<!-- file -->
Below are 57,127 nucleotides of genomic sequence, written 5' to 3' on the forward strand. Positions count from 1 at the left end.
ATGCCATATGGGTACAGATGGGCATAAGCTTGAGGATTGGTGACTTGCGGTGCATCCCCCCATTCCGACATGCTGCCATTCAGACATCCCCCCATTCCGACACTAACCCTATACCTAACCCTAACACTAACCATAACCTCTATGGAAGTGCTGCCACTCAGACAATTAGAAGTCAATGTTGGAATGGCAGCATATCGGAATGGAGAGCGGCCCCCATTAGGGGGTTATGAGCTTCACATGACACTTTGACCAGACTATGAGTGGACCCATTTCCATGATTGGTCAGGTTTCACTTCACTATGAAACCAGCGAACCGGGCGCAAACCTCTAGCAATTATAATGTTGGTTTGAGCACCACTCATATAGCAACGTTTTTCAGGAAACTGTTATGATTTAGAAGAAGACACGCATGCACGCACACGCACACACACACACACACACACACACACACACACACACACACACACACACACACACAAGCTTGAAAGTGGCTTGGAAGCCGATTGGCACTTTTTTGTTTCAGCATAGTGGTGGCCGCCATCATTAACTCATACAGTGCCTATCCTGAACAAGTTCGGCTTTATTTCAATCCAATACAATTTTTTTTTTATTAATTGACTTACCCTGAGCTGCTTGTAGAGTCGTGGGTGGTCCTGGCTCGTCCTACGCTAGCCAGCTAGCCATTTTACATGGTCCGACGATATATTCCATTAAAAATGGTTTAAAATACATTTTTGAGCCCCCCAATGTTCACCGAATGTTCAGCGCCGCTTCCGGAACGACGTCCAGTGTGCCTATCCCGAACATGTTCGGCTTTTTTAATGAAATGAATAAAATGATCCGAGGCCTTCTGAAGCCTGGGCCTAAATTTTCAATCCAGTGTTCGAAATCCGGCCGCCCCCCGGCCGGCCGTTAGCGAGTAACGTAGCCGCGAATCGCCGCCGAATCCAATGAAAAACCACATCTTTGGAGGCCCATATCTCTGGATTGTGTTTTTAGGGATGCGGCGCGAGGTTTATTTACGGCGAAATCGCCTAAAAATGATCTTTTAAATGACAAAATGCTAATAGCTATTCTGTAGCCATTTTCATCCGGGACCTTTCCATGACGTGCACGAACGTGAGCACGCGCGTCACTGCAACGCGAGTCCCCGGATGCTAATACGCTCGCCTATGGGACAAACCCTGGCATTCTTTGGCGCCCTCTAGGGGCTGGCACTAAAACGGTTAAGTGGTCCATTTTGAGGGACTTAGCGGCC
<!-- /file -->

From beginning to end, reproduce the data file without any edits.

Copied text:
Below are 57,127 nucleotides of genomic sequence, written 5' to 3' on the forward strand. Positions count from 1 at the left end.
ATGCCATATGGGTACAGATGGGCATAAGCTTGAGGATTGGTGACTTGCGGTGCATCCCCCCATTCCGACATGCTGCCATTCAGACATCCCCCCATTCCGACACTAACCCTATACCTAACCCTAACACTAACCATAACCTCTATGGAAGTGCTGCCACTCAGACAATTAGAAGTCAATGTTGGAATGGCAGCATATCGGAATGGAGAGCGGCCCCCATTAGGGGGTTATGAGCTTCACATGACACTTTGACCAGACTATGAGTGGACCCATTTCCATGATTGGTCAGGTTTCACTTCACTATGAAACCAGCGAACCGGGCGCAAACCTCTAGCAATTATAATGTTGGTTTGAGCACCACTCATATAGCAACGTTTTTCAGGAAACTGTTATGATTTAGAAGAAGACACGCATGCACGCACACGCACACACACACACACACACACACACACACACACACACACACACACACACACACACAAGCTTGAAAGTGGCTTGGAAGCCGATTGGCACTTTTTTGTTTCAGCATAGTGGTGGCCGCCATCATTAACTCATACAGTGCCTATCCTGAACAAGTTCGGCTTTATTTCAATCCAATACAATTTTTTTTTTATTAATTGACTTACCCTGAGCTGCTTGTAGAGTCGTGGGTGGTCCTGGCTCGTCCTACGCTAGCCAGCTAGCCATTTTACATGGTCCGACGATATATTCCATTAAAAATGGTTTAAAATACATTTTTGAGCCCCCCAATGTTCACCGAATGTTCAGCGCCGCTTCCGGAACGACGTCCAGTGTGCCTATCCCGAACATGTTCGGCTTTTTTAATGAAATGAATAAAATGATCCGAGGCCTTCTGAAGCCTGGGCCTAAATTTTCAATCCAGTGTTCGAAATCCGGCCGCCCCCCGGCCGGCCGTTAGCGAGTAACGTAGCCGCGAATCGCCGCCGAATCCAATGAAAAACCACATCTTTGGAGGCCCATATCTCTGGATTGTGTTTTTAGGGATGCGGCGCGAGGTTTATTTACGGCGAAATCGCCTAAAAATGATCTTTTAAATGACAAAATGCTAATAGCTATTCTGTAGCCATTTTCATCCGGGACCTTTCCATGACGTGCACGAACGTGAGCACGCGCGTCACTGCAACGCGAGTCCCCGGATGCTAATACGCTCGCCTATGGGACAAACCCTGGCATTCTTTGGCGCCCTCTAGGGGCTGGCACTAAAACGGTTAAGTGGTCCATTTTGAGGGACTTAGCGGCC